Ms. Charnetta leading me on a tour of the garden

Miss Charnetta’s son and daughter-in-law Wayburn and Gracie came over and it was wonderful to see them. I tell the story in my book, Angels Encamped About Me, of ‘dating’ with Wayburn and Gracie before they were married. This was the era when people weren’t suspicious of each other and when you could allow a little girl to hang out with a young man who was not her father. I looked forward to going with Wayburn to pick Gracie up for a Sunday drive. What a different concept of dating when a five or six year old who chattered non-stop and sat in the front seat in the middle joined you!  As we stood talking in the driveway, neighbor, Miss Shirley, walked over to say hello. It was wonderful to see her, too. We laughed about the year we separately attended Woman Thou Art Loosed in Atlanta. With nearly 20,000 women in attendance and after years of not seeing each other, it was amazing that we met standing in line at the women’s toilet! We all had a great laugh when Hezekiah looked up at her and declared in a clear voice  “She’s dark. Her face is dark!” Nonplussed, Miss Shirley joined in the laughter while Gerald and I tried to slide under the nearest parked car. Leave it to children!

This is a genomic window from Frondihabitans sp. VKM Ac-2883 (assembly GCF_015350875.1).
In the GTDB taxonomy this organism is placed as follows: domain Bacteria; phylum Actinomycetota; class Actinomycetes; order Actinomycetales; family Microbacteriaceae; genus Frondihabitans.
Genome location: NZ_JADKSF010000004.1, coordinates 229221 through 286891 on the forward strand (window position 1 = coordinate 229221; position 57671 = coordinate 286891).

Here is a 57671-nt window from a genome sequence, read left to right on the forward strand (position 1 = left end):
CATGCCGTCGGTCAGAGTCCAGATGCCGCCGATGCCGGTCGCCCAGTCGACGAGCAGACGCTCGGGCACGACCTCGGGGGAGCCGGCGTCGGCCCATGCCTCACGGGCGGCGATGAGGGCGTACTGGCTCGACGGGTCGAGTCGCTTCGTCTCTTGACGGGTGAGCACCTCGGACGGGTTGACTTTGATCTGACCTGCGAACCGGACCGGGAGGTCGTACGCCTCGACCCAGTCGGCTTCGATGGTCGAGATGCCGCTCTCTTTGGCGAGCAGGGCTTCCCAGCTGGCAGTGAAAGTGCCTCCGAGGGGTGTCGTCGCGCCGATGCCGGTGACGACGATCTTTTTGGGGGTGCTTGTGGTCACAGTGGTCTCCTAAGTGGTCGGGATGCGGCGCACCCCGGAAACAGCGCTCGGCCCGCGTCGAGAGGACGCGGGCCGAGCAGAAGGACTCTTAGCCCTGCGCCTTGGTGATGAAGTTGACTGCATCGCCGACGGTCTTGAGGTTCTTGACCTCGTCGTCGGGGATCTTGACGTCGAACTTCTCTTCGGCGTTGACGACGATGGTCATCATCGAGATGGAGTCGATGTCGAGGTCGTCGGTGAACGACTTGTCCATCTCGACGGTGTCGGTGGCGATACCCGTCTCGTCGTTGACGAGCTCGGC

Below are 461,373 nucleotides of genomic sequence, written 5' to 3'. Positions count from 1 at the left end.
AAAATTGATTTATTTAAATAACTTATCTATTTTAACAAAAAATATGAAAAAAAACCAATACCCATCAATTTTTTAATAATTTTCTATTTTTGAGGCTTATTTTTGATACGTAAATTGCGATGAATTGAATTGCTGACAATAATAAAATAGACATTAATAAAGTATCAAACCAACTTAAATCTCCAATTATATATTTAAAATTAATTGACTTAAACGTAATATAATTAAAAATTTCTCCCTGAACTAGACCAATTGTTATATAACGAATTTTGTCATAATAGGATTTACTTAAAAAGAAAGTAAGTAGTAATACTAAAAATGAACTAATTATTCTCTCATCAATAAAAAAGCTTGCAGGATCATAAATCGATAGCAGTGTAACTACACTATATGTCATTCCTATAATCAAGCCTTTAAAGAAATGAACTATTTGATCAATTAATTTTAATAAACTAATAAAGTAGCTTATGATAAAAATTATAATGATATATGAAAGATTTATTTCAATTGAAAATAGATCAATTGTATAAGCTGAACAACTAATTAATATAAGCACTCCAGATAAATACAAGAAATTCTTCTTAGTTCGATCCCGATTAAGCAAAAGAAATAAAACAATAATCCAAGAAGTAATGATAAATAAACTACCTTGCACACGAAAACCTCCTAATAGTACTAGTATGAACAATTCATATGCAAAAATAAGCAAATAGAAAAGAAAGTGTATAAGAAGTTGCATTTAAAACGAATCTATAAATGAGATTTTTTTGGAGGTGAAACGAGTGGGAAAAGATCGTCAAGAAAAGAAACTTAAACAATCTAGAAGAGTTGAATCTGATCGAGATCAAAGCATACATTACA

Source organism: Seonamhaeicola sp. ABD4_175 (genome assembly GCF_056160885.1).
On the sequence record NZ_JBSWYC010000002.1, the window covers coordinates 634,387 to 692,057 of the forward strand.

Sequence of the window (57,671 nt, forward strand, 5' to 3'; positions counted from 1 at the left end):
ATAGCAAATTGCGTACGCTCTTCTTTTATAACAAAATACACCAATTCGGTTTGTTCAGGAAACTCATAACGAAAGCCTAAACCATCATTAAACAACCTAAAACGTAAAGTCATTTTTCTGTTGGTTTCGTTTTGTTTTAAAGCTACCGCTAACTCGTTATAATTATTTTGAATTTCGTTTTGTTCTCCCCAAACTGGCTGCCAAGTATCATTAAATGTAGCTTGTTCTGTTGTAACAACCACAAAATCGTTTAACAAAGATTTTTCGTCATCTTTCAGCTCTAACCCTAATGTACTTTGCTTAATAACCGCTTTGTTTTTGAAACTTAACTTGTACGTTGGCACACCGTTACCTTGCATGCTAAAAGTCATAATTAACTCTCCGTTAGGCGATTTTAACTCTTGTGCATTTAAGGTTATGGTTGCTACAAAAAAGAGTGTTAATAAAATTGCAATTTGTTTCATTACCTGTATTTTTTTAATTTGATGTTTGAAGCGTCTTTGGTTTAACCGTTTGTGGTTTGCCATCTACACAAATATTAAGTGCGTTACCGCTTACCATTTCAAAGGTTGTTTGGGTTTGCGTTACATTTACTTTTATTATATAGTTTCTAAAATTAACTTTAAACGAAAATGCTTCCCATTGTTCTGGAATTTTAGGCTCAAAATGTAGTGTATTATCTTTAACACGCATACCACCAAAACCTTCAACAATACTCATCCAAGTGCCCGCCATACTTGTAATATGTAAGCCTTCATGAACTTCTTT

This has been a great trip. Having a morning talking to Robin and watching her play on the floor with Hezekiah has been nurturing. I haven’t mentioned Peggy Ann, my darling cousin who has Downs Syndrome. Peggy is the sweetest 46 year-old child-woman I know. She still collects papers and pens, none of which she really wants to share. Peg gets such joy from being in her room writing in her puzzle books, listening to music in her headset and singing in her microphone.  She is surrounded with things she loves, things that make her feel secure and happy. Well into the night I could hear Peg singing in her room. Right before she went to bed she came to my room to ask me, once again, about Jonathan. For whatever reason, Peg sees me and recalls Jonathan as a little boy. Throughout my visit she asks about him even as she hugs Hezekiah. I hope Jonathan will one day go visit her. Robin has provided a beautiful, stable home for herself and Peg.  It’s a good thing!  Throughout this wonderful day, I’ve felt grounded in a way that allows me to recall with joy and gratitude the many blessings God has bestowed on me, not just in these days but in the ones that made this one possible.  All things DO work together for good to those who love the Lord and are called according to His purposes!

Here’s my sweet Peggy Ann, named for my birth mother, Peggy Maggie. Who couldn’t love this beautiful face!